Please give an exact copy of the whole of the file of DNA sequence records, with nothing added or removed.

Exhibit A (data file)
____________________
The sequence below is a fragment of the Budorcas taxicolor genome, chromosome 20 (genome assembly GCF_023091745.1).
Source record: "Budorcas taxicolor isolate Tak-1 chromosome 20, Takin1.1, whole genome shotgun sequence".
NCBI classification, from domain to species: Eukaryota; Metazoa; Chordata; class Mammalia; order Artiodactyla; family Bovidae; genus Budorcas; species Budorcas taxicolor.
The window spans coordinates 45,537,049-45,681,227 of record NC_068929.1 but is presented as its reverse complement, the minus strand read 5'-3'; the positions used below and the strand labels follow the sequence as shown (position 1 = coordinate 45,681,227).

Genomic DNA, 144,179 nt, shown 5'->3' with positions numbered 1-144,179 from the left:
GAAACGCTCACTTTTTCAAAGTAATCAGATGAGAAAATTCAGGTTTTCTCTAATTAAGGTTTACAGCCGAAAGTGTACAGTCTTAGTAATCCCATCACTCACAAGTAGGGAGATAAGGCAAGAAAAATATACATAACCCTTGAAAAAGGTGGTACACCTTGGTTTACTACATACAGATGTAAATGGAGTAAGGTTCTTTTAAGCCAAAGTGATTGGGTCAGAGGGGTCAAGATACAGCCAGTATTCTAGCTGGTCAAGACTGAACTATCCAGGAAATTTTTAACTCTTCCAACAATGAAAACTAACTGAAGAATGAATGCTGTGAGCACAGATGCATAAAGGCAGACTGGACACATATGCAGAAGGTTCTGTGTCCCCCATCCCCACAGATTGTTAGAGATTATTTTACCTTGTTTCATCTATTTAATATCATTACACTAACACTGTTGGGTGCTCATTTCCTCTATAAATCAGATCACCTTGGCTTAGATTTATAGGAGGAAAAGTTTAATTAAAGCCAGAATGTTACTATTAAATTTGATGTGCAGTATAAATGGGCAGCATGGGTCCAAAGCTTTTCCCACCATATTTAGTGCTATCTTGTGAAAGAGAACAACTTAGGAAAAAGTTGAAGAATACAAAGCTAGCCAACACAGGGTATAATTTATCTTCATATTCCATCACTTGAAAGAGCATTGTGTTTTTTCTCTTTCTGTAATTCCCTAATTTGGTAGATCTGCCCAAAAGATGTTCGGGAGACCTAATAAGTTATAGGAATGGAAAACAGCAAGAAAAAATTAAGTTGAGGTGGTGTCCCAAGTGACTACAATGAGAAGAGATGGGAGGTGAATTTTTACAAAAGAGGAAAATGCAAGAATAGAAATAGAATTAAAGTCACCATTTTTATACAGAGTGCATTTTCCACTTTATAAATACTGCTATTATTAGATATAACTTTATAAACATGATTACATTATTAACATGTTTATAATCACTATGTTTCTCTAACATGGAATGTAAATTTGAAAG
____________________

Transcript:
The sequence below is a fragment of the Budorcas taxicolor genome, chromosome 20 (genome assembly GCF_023091745.1).
Source record: "Budorcas taxicolor isolate Tak-1 chromosome 20, Takin1.1, whole genome shotgun sequence".
NCBI classification, from domain to species: Eukaryota; Metazoa; Chordata; class Mammalia; order Artiodactyla; family Bovidae; genus Budorcas; species Budorcas taxicolor.
The window spans coordinates 45,537,049-45,681,227 of record NC_068929.1 but is presented as its reverse complement, the minus strand read 5'-3'; the positions used below and the strand labels follow the sequence as shown (position 1 = coordinate 45,681,227).

Genomic DNA, 144,179 nt, shown 5'->3' with positions numbered 1-144,179 from the left:
GAAACGCTCACTTTTTCAAAGTAATCAGATGAGAAAATTCAGGTTTTCTCTAATTAAGGTTTACAGCCGAAAGTGTACAGTCTTAGTAATCCCATCACTCACAAGTAGGGAGATAAGGCAAGAAAAATATACATAACCCTTGAAAAAGGTGGTACACCTTGGTTTACTACATACAGATGTAAATGGAGTAAGGTTCTTTTAAGCCAAAGTGATTGGGTCAGAGGGGTCAAGATACAGCCAGTATTCTAGCTGGTCAAGACTGAACTATCCAGGAAATTTTTAACTCTTCCAACAATGAAAACTAACTGAAGAATGAATGCTGTGAGCACAGATGCATAAAGGCAGACTGGACACATATGCAGAAGGTTCTGTGTCCCCCATCCCCACAGATTGTTAGAGATTATTTTACCTTGTTTCATCTATTTAATATCATTACACTAACACTGTTGGGTGCTCATTTCCTCTATAAATCAGATCACCTTGGCTTAGATTTATAGGAGGAAAAGTTTAATTAAAGCCAGAATGTTACTATTAAATTTGATGTGCAGTATAAATGGGCAGCATGGGTCCAAAGCTTTTCCCACCATATTTAGTGCTATCTTGTGAAAGAGAACAACTTAGGAAAAAGTTGAAGAATACAAAGCTAGCCAACACAGGGTATAATTTATCTTCATATTCCATCACTTGAAAGAGCATTGTGTTTTTTCTCTTTCTGTAATTCCCTAATTTGGTAGATCTGCCCAAAAGATGTTCGGGAGACCTAATAAGTTATAGGAATGGAAAACAGCAAGAAAAAATTAAGTTGAGGTGGTGTCCCAAGTGACTACAATGAGAAGAGATGGGAGGTGAATTTTTACAAAAGAGGAAAATGCAAGAATAGAAATAGAATTAAAGTCACCATTTTTATACAGAGTGCATTTTCCACTTTATAAATACTGCTATTATTAGATATAACTTTATAAACATGATTACATTATTAACATGTTTATAATCACTATGTTTCTCTAACATGGAATGTAAATTTGAAAG